Arts Law Information Sheet

Children in the creative process (NT)

When artists work with children, whether as part of a community project or an educational workshop, or where children are actors, performers or models, specific legal obligations and duties arise.

This information sheet outlines the legal issues artists or arts organisations in the Northern Territory should consider when they contemplate working with or using children in any part of the creative or artistic process. It covers the duties of employers and the requirements for police and working with children checks.

It also summarises NT laws relating to child pornography and obscenity.

National laws as well as State and Territory laws are relevant. It is important to read this information sheet in conjunction with the information sheet Children in the creative process – Australia.

In this information sheet:

  1. Child employment
  2. Screening for child related employment
  3. Criminal offences: child abuse material and indecent articles
  4. Classification and censorship
  5. 5. Privacy
  6. Instructing children

This information sheet must be read in conjunction with "Children in the creative process: Australia" since that information sheet explains how the various federal laws operate. This information sheet explains how the Northern Territory specific laws relate to you as an artist working with children. It includes information about the employment of children, background checks, pornography and obscenity offences and the applications of classification legislation in the Northern Territory.

Child employment 

The law relating to child employment varies between individual states and territories. The Northern Territory’s Care and Protection of Children Act 2007 (NT) contains provisions regulating the employment of children. Under these provisions it is an offence to require a child to perform work that involves exploitation of the child or is harmful, or likely to be harmful, to the child's physical, mental or emotional wellbeing. A child under the age of 15 years must not be required to work between the hours of 10:00 pm and 6:00 am. It is also an offence for a parent to permit their child to perform any of the work described above.

A child is defined as a person less than 18 years old or apparently less than 18 years old if their age cannot be proved.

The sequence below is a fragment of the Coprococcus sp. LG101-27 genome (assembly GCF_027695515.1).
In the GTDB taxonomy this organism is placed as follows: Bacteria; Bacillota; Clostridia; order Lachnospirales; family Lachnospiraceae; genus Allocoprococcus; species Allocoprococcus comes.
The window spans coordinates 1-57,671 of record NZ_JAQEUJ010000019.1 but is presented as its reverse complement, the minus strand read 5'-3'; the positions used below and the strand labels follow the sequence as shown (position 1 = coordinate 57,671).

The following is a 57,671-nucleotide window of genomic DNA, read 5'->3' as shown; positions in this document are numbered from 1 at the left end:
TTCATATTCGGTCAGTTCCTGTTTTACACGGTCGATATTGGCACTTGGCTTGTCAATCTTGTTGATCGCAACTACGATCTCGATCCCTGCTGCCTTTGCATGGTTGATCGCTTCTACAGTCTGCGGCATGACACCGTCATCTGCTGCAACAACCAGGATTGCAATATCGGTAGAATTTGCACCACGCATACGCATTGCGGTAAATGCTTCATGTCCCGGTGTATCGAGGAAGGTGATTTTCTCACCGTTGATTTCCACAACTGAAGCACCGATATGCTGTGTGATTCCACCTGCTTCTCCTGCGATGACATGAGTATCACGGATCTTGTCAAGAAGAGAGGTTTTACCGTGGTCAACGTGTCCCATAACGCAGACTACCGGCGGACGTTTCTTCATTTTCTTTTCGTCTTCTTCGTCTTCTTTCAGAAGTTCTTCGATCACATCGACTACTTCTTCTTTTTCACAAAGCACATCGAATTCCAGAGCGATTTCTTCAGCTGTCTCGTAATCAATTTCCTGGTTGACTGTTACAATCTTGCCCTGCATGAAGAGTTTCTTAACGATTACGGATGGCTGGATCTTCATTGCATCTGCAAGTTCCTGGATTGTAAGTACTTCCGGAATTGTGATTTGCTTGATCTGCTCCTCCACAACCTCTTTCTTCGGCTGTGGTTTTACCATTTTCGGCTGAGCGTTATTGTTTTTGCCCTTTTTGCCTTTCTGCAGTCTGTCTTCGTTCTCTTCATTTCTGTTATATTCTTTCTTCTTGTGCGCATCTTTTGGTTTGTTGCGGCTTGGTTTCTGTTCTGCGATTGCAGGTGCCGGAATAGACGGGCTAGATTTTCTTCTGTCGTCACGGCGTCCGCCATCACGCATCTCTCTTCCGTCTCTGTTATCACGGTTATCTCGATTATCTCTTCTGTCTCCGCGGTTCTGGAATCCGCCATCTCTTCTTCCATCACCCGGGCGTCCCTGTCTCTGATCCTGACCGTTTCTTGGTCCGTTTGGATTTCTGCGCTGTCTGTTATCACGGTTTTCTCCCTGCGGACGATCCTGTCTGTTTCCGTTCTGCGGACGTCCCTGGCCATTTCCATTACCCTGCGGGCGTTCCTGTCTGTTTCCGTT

Exploitation of a child includes sexual and any other forms of exploitation of the child. This includes involving the child as a spectator or participant of an act of a sexual nature or a pornographic performance. Harm includes sexual abuse or other exploitation or exposure to physical violence.

Screening for child related employment 

Currently there are no legal requirements for people working with children to undertake a police check in the Northern Territory, however, organisations which require employees and/or volunteers to work with children may have their own policies in this regard.

Part 3.1 of theCare and Protection of Children Act requires people engaged in child-related employment to get a Working With Children Clearance. This requirement also applies to volunteers. For example an artist may need a valid clearance notice if they are engaged to work at a school or a club that has a significant child membership or if they provide photographic, entertainment or private tuition services for children.

An individual or employer can apply for a clearance notice from the Screening Authority. A clearance notice will remain valid for 2 years. A clearance notice will not be issued if the candidate has been convicted of an offence prescribed by the regulations or if the Screening Authority decides that the candidate poses an unacceptable risk of harm or exploitation of children.

It is an offence to employ an individual in child related employment if the employee does not hold a valid Working with Children Clearance Notice. In the event a clearance notice hasn’t been received before employment commences, it is the responsibility of the employer to request an exemption. Exemptions are granted by the Chief Executive of the Office of Children and Families and will normally apply for a period of 90 days. Workers under the age of 15 years are exempt from the requirement as are parent volunteers in certain circumstances. There are other limited exemptions including visitors to the Northern Territory volunteering for less than 14 days in any year.